Irving has incredible skills handling the ball, snaking through tight spaces, and finishing through contact. He’s a very good shooter. When you watch him, unless you’re paying close attention, it’s very easy to miss why he’s not a superstar level player when it comes to impact. There are a few reasons that Irving is not as great or impactful as his skills suggest he should be. He dribbles the air out of the ball, stagnating the Cavaliers’ offense, and taking more difficult shots than he could perhaps get for his teammates or even himself if he swung the ball and got open off-ball more often. The next time you’re watching Kyrie pull this act, watch how frustrated LeBron looks watching him do it. Then remember that LeBron is one of the smartest basketball minds the world has ever seen. Kyrie also doesn’t have particularly great court vision. For all his fancy dribbling and ability to slither into the lane, he doesn’t use the defensive panic he causes to create a great look for a teammate nearly often enough. Most damaging, Irving is just absolutely lost on defense, almost all of the time. He can occasionally hold up one on one in an isolation situation, but involve him in any sort of screening action both on and off the ball (which the Warriors have done over and over), and he is toast. Add all those things up and most of the positives he brings get neutralized.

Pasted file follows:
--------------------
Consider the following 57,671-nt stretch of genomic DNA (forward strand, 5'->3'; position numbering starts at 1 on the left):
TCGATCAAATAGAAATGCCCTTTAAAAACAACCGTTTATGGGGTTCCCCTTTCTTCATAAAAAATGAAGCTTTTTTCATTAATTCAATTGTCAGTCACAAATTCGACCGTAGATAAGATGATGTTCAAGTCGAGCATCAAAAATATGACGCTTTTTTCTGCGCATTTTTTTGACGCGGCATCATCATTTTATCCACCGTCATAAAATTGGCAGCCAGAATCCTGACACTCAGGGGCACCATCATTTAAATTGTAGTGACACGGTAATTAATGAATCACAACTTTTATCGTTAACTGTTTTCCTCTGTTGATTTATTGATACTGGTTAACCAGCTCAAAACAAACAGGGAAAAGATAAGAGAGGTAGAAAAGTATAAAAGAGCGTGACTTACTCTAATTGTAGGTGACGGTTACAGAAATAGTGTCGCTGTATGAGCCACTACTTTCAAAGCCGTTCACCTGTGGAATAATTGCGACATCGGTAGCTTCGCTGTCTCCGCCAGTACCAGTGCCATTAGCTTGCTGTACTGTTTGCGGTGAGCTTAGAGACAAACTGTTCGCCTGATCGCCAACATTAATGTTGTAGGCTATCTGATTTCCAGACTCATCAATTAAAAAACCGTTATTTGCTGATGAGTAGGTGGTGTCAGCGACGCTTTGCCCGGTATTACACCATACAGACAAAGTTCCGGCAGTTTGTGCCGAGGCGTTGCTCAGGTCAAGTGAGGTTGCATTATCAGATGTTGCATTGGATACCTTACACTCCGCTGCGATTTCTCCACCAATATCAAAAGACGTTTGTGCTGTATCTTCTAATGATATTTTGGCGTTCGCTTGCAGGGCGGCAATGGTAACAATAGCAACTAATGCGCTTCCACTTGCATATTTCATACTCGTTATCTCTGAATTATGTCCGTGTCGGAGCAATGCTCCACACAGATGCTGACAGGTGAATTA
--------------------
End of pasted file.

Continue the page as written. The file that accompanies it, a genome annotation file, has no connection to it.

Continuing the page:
Real Plus-Minus and other adjusted plus-minus metrics aren’t everything, but they can tell us quite a bit, particularly about how a player is succeeding in a given role. Irving has been in two wildly different contexts in his career, first as the lead guard on a relatively talent-less team that went nowhere and now as the second option on a stacked team with one of the two or three greatest players of all time. In neither situation has he particularly thrived. In fact, looking over his career, he’s been roughly average for almost all of it, and he has shown few signs of improvement. At this point, 5 years into his career with Irving wilting on the league’s biggest stage, it’s fair to question whether he ever will.